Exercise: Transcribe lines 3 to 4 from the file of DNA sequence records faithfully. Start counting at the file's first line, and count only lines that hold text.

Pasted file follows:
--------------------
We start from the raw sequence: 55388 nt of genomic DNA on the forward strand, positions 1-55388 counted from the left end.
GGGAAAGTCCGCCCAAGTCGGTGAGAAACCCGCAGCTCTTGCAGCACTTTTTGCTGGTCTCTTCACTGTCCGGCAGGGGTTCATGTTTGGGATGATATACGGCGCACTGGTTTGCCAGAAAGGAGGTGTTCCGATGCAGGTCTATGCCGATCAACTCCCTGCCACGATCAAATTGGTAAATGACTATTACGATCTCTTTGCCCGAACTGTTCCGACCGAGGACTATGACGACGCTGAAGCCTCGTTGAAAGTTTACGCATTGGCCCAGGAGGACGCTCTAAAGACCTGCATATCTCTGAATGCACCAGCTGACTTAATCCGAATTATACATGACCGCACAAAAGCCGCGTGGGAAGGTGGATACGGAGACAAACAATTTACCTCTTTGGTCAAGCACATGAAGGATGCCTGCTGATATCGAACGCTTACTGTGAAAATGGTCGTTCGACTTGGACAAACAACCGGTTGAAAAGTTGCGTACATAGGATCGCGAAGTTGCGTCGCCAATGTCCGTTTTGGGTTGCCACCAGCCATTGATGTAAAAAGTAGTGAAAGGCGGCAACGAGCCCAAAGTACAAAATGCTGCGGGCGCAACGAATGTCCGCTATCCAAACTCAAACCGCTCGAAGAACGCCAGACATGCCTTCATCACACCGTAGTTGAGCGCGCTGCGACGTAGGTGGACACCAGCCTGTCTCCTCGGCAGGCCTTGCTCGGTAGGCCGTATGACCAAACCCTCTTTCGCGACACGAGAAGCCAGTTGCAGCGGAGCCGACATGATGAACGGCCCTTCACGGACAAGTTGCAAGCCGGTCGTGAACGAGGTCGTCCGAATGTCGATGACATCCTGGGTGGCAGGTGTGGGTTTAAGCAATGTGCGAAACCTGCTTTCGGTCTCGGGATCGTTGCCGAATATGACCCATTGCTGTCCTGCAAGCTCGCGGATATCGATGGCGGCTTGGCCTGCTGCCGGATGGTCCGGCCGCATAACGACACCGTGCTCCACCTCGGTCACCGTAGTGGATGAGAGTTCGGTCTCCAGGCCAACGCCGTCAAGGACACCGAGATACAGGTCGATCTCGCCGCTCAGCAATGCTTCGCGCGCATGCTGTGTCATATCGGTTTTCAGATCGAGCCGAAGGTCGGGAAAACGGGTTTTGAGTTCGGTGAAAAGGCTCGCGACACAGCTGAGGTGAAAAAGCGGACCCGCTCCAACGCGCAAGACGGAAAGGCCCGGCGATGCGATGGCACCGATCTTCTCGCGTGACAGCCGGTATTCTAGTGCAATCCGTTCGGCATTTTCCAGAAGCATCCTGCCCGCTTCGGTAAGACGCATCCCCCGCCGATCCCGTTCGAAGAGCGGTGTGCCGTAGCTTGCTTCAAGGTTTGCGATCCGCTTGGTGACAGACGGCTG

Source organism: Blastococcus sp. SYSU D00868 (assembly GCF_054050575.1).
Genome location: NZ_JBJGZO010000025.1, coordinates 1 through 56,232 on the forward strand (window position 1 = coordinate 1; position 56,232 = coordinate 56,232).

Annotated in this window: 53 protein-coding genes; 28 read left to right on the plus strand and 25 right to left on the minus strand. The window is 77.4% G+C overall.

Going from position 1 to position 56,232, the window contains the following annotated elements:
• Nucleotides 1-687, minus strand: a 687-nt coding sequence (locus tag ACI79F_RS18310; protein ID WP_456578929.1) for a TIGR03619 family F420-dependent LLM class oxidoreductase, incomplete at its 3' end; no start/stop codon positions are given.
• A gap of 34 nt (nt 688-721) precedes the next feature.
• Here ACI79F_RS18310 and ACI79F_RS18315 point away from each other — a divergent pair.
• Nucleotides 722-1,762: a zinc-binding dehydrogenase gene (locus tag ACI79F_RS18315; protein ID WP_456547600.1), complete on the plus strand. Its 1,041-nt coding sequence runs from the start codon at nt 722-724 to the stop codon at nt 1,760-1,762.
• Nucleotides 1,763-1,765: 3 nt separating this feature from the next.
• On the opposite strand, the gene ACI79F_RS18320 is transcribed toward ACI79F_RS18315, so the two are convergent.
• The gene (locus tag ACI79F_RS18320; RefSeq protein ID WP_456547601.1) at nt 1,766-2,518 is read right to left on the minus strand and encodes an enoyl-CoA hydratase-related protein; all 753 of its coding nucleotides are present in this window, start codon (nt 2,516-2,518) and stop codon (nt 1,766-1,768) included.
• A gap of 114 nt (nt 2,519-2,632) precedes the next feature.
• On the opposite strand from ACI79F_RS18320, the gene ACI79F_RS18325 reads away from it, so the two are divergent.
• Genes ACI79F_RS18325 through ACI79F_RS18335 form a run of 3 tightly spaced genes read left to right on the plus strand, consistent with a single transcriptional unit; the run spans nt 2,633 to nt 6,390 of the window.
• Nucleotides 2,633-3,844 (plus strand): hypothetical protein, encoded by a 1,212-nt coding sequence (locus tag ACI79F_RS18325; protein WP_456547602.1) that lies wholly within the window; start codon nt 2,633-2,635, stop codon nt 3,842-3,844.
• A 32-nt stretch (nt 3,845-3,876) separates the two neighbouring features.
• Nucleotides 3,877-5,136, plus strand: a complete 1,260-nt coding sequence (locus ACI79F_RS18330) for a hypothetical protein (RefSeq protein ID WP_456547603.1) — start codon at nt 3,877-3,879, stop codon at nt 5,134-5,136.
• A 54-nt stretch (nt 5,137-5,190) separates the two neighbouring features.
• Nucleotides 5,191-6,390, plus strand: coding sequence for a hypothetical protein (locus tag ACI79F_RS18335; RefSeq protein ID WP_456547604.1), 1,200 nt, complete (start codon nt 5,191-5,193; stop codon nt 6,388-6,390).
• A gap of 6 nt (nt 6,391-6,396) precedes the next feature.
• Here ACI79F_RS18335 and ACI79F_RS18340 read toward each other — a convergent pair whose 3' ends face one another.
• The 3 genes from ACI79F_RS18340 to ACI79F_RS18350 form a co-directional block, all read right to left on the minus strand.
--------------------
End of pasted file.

Source organism: Blastococcus sp. SYSU D00868 (assembly GCF_054050575.1).
Genome location: NZ_JBJGZO010000025.1, coordinates 1 through 56,232 on the forward strand (window position 1 = coordinate 1; position 56,232 = coordinate 56,232).